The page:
Christ is supposed to be your savior. But TV really is. When your bare knees grow cold on the walk to school, when Fat Donna says she doesn’t want to be your friend anymore, when you get only 95 on your spelling test, and when you’re chosen last again for kickball, you tell yourself it doesn’t matter. Tonight the TV will take you to Mayberry R.F.D. and Green Acres. The train will stop for half an hour at Petticoat Junction. You’ll join McHale’s Navy and be one of Hogan’s Heroes. Gomer Pyle–shouting “Surprise, surprise, suprise!”–waits for you on the other side.
Later when you’re older–nine or ten–you’ll dream about which of the My Three Sons you’ll marry: Robbie, Chip, or Ernie. But for now, you’re in love with Lassie. You can’t wait for Sunday night, when you’ll sit on the nubby green carpet so close to the Zenith TV that Ma will holler at you to move back or you’ll go blind.
First the commercials ask you “Iron poor blood?” and accuse you of “Ring around the collar, ring around the collar!” Then the living room fills with whistling, and out trots a majestic collie, eyes bright, ears pinned back as she stands proud chested on a rocky ledge, like a mountain goat or elk.
You want to dive into the TV and throw your arms around Lassie and bury your face in her rough fur. Lassie keeps little girls from harm. She only has to bark and her master asks, “What’s that you say, Lassie? The little girl has fallen down the well? The little girl has been bitten by a poisonous snake? The little girl is running through the forest where the bad man is going to–?”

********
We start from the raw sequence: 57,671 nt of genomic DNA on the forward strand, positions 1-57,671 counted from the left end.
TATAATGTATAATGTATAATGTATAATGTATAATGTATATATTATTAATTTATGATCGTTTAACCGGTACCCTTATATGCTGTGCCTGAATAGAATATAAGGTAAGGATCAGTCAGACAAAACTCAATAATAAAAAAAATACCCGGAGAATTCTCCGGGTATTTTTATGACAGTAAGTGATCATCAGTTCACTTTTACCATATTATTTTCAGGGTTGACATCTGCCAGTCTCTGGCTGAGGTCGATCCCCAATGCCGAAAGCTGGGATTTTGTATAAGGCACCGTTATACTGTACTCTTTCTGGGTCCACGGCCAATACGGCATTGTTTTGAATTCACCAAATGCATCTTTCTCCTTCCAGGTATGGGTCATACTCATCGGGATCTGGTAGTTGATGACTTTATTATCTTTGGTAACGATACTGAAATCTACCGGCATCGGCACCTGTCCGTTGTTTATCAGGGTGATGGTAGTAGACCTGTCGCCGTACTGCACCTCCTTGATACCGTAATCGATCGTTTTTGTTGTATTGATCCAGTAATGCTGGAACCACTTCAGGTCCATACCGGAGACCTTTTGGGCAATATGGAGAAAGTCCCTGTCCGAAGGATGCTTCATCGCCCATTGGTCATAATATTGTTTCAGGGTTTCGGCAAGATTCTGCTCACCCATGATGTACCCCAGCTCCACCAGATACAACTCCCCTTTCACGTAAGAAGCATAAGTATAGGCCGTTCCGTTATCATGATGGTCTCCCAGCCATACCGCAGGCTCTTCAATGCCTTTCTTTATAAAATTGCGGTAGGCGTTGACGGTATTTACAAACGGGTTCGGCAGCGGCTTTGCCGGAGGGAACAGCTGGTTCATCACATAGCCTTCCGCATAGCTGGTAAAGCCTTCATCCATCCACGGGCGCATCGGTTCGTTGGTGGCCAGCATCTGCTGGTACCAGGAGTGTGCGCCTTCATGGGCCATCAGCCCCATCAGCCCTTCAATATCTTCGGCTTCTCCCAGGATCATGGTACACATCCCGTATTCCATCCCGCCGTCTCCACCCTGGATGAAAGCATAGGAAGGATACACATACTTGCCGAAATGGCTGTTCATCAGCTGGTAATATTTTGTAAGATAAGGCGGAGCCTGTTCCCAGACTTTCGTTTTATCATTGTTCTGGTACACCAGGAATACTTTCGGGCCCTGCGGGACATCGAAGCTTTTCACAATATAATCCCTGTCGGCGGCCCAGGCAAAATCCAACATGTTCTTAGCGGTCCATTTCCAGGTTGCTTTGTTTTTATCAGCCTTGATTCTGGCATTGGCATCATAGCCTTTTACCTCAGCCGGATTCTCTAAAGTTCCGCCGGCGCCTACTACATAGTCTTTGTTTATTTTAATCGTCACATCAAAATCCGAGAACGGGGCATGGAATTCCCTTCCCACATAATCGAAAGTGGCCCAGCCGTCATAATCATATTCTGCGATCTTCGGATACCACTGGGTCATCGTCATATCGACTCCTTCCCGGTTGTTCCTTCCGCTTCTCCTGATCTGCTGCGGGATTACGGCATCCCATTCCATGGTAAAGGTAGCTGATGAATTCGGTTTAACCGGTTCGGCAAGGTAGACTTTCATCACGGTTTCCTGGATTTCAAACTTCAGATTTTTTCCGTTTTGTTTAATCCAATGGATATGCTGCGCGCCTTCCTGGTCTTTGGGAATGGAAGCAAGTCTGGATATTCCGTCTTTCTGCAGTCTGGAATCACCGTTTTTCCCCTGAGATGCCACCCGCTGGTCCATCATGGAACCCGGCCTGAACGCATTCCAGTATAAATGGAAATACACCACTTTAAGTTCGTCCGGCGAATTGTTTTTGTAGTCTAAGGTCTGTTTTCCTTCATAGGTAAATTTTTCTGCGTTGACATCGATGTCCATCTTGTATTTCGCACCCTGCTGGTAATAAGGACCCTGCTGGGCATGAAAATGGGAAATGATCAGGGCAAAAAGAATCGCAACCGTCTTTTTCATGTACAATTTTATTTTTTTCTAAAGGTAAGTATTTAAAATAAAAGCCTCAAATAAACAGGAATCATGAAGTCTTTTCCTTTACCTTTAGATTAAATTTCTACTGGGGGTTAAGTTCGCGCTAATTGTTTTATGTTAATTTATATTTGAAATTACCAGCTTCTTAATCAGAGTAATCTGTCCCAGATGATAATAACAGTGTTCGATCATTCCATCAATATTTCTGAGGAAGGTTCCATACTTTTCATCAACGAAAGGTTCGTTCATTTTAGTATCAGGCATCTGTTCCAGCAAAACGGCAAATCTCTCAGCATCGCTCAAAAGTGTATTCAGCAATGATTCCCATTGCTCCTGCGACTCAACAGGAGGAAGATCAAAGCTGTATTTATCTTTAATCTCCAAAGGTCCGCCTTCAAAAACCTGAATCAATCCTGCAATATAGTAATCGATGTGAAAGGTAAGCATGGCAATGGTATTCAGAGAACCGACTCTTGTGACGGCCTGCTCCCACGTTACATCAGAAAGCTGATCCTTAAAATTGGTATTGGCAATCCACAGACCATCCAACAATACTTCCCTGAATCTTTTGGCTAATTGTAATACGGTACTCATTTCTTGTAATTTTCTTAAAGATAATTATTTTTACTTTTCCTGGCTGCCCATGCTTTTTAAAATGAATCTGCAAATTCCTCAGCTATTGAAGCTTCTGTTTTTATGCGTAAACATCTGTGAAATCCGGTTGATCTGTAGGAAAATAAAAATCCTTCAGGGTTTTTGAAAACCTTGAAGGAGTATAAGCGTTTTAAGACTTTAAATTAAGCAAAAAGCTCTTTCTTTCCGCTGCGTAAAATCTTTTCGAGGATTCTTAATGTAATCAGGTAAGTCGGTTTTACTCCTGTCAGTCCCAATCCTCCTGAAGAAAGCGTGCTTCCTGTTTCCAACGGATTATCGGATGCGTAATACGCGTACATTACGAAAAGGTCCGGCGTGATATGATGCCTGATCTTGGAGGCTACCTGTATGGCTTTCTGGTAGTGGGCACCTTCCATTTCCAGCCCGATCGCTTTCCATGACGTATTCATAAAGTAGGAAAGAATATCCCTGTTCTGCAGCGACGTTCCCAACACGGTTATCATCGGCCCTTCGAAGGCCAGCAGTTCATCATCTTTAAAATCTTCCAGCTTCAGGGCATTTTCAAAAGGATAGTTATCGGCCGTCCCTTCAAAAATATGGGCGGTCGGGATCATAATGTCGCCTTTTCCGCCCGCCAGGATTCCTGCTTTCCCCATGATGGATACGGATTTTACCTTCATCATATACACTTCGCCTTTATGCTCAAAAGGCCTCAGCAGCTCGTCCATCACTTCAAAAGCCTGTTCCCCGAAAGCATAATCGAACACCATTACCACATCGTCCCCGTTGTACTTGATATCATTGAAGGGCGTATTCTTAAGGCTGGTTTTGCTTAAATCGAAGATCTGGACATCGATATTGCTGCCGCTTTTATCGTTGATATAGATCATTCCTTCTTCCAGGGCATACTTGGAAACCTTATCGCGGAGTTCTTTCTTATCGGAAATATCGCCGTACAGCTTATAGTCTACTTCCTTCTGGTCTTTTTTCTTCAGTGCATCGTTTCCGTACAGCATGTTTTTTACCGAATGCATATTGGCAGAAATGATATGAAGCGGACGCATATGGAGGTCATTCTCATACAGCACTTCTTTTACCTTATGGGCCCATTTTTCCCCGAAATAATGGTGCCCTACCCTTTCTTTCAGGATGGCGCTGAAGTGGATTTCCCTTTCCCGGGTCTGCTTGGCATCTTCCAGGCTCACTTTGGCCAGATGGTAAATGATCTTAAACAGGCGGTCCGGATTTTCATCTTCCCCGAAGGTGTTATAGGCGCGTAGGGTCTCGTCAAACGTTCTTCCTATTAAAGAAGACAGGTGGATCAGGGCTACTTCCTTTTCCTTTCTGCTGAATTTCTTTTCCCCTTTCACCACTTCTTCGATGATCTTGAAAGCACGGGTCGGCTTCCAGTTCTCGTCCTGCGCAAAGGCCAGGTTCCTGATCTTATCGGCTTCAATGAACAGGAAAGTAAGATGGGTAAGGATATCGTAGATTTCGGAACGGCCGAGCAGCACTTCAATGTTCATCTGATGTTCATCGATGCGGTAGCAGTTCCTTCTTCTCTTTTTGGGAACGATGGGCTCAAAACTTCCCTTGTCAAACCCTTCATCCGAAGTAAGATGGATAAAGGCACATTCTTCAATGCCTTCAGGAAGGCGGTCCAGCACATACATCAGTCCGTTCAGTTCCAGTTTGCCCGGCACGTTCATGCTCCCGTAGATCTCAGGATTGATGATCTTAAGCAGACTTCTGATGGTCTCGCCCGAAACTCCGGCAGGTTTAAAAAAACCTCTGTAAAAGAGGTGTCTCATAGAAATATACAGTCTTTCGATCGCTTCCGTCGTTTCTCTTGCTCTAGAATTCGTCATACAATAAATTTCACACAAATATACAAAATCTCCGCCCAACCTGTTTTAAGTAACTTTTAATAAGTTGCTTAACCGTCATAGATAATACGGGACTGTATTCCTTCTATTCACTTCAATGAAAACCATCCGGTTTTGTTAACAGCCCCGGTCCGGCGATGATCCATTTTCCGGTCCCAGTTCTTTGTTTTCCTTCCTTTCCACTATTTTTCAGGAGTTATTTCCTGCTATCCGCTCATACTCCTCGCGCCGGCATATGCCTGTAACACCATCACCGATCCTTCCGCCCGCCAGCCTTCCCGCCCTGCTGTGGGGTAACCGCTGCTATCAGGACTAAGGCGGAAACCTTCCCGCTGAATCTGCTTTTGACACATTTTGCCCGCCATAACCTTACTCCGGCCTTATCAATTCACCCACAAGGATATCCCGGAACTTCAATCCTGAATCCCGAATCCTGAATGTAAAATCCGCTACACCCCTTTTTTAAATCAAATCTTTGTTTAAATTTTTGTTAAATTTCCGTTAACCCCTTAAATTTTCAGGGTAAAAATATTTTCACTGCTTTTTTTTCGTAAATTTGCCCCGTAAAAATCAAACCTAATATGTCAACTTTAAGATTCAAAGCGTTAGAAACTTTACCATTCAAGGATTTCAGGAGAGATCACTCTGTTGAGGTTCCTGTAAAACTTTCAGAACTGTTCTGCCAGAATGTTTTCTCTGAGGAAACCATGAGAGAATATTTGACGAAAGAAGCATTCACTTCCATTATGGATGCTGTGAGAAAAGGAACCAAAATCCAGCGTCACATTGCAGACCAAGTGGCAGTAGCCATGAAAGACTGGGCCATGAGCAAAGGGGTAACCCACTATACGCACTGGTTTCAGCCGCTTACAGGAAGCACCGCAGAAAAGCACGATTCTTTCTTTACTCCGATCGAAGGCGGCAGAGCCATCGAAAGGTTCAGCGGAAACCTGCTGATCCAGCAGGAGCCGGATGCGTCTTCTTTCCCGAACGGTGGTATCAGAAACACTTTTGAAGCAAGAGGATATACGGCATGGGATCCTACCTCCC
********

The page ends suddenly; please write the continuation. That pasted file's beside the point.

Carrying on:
Arf arf! Lassie leads the way. The little girl is rescued, and Lassie doesn’t even demand a biscuit or a bone. She’s just content to do the same thing every Sunday evening.
* * *
In real life, you’re scaredy-cats of dogs. The few mangy, scraggly dogs in your neighborhood are not majestic, but menacing. Spot on the corner of First Street always lunges at the chain link fence. King bares his yellow teeth and growls when you walk by. Brownie wanders into your backyard on a summer day, snarling and barking, and when you and your sisters shriek, Ma marches out of the house, grabs the garden hose, and sprays him until he runs away.
* * *
Later Lassie goes off the air. By then you don’t care. You have greasy hair and flame-red pimples and kids don’t want to sit next to you in homeroom because you only take a shower once a week. Every twenty-four days, excruciating cramps bend you over so bad you take six aspirin at a time, then faint. You get straight As, but what does that matter? You’re ugly.
You still spend every day thinking about what you’ll watch on TV that night. All the girls at school swoon over Greg on The Brady Bunch and Keith on The Partridge Family, but you’re addicted to hour-long dramas about bad men–drug pushers, serial killers, rapists–and the good-looking guys who lock them up, like Pete on The Mod Squad and McGarrett on Hawaii Five-0.
Bad men are just as scary as dogs–they can come out of nowhere and lunge at you. For this reason Ma tells you never to walk through the abandoned airport behind your junior high school. You’ve never seen it. But you’ve heard it’s overgrown with weeds and bushes and that it’s where boys take girls to get them pregnant.
One dark November afternoon you stay late at school for glee club. Your cramps are so sharp you can’t imagine making the half-hour walk home. But cutting through the airport would dump you in front of the funeral home on First Street and cut your time in half.
Your heart beats fast as you take the first steps onto the field and still faster as you keep going down the trampled path. Inside your head, you whistle the theme song of Lassie. If you keep whistling it to yourself, nothing wrong will happen, nothing wrong will. . .
What’s that you say, Lassie? The little girl has cut through the old airport where the bad man is waiting and when she comes out on the other side, she won’t be a little girl any more?
Photo used under CC.